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But narrow minds ftill make pretence
To fearch the coafts of flesh and fenfe,
And fetch diviner pleasures thence.
Men are akin to ethereal forms,
But they belye their nobler birth,
Debafe their honour down to earth,

And claim a fhare with worms.

He that has treasures of his own
May leave the cottage or the throne,
May quit the globe, and dwell alone
Within his fpacious mind.

Locke hath a foul wide as the fea,
Calm as the night, bright as the day,
There may his vaft ideas play,

Nor feel a thought confin'd.

To JOHN SHUTE, Efq; (afterwards Lord BARRINGTON.)

On Mr. LOCKE's dangerous Sickness, fome time after he had retired to ftudy the Scriptures.

ND must the man of wondrous mind


June, 1704.

(Now his rich thoughts are juft refin'd)
Forfake our longing eyes?

Reafon at length fubmits to wear

The wings of Faith; and lo, they rear
Her chariot high, and nobly bear

Her prophet to the skies.


Go, friend, and wait the prophet's flight,
Watch if his mantle chance to light,
And feize it for thy own;

Shute is the darling of his years,
Young Shute his better likeness bears;
All but his wrinkles and his hairs
Are copy'd in his fon.

Thus when our follies, or our faults,
Call for the pity of thy thoughts,
Thy pen fhall make us wife:

The fallies of whofe youthful wit
Could pierce the British fogs with light,

Place our true * Intereft in our fight,
And open half our eyes.






RIENDSHIP, thou charmer of the mind,

Thou sweet deluding ill,

The brigheft minute mortals find,

And sharpest hour we feel.

Fate has divided all our fhares
Of pleasure and of pain;

In love the comforts and the cares
Are mix'd and join'd again.


* The Interest of England, written by Mr. Shute,

But whilft in floods our forrow rolls,
And drops of joy are few,

This dear delight of mingling fouls
Serves but to fwell our woe.

Oh! why should blifs depart in hafte,
And friendship stay to moan?
Why the fond paffion cling fo faft,
When every joy is gone?

Yet never let our hearts divide,

Nor death diffolve the chain:

For love and joy were once ally'd,

And must be join'd again..



IS not by fplendour, or by ftate,
Exalted mein, or lofty gait,

My Mufe takes measures of a king:
If wealth, or height, or bulk will do,
She calls each mountain of Peru

A more majestic thing.

Frown on me, friend, if e'er I boast
O'er fellow-minds enflav'd in clay,
Or fwell when I shall have engrost
A larger heap of fhining duft,

And wear a bigger load of earth than they.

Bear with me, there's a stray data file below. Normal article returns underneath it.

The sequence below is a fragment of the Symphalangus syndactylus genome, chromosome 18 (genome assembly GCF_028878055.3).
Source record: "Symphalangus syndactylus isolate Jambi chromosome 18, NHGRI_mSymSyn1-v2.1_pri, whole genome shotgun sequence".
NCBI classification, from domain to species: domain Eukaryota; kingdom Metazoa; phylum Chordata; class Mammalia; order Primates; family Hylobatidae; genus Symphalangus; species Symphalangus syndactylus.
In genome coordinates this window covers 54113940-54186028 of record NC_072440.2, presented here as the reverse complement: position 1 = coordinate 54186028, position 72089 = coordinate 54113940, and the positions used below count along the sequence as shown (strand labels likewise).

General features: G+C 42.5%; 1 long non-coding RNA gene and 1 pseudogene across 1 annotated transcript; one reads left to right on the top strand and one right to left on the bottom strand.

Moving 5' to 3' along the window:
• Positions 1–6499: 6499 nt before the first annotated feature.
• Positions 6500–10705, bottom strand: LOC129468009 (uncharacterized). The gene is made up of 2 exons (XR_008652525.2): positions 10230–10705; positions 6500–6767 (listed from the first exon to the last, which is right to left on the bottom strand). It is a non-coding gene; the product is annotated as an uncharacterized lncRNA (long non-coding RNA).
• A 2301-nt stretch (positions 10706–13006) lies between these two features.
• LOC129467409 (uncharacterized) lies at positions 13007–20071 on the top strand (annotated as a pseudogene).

Let the vain world falute me loud,

My thoughts look inward, and forget
The founding names of High and Great,
The flatteries of the crowd.

When Gould commands his fhips to run
And fearch the traffic of the fea,
His fleet o'ertakes the falling day,
And bears the western mines away,
Or richer fp ces from the rifing fun :
While the glad tenants of the fhore
Shout, and pronounce him fenator

Yet ftill the man's the fame :
For well the happy merchant knows
The foul with treafure never grows,
Nor fwells with airy fame.

But trust me, Gould, 'tis lawful pride
To rife above the mean control

Of flesh and fenfe, to which we 're ty'd;
This is ambition that becomes a foul.

We fteer our courfe up through the skies

Farewell this barren land :

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We ken the heavenly shore with longing eyes,
There the dear wealth of fpirits lies,

And beckoning angels stand.

* Member of parliament for a port in Suffex.



The Life of Souls.

WIFT as the fun revolves the day


We haften to the dead,

Slaves to the wind we puff away,

And to the ground we tread.

'Tis air that lends us life, when firft

The vital bellows heave:

Our flesh we borrow of the duft;

And when a mother's care has nurt
The babe to manly fize, we muft
With ufury pay the grave.

Rich juleps drawn from precious ore
Still tend the dying flame:

And plants, and roots, of barbarous name,

Torn from the Indian fhore.

Thus we fupport our tottering flesh,

Our cheeks refume the rofe afresh,
When bark and steel play well their game

To fave our finking breath,

And Gibfon, with his awful power,

Refcues the poor precarious hour

From the demands of death.



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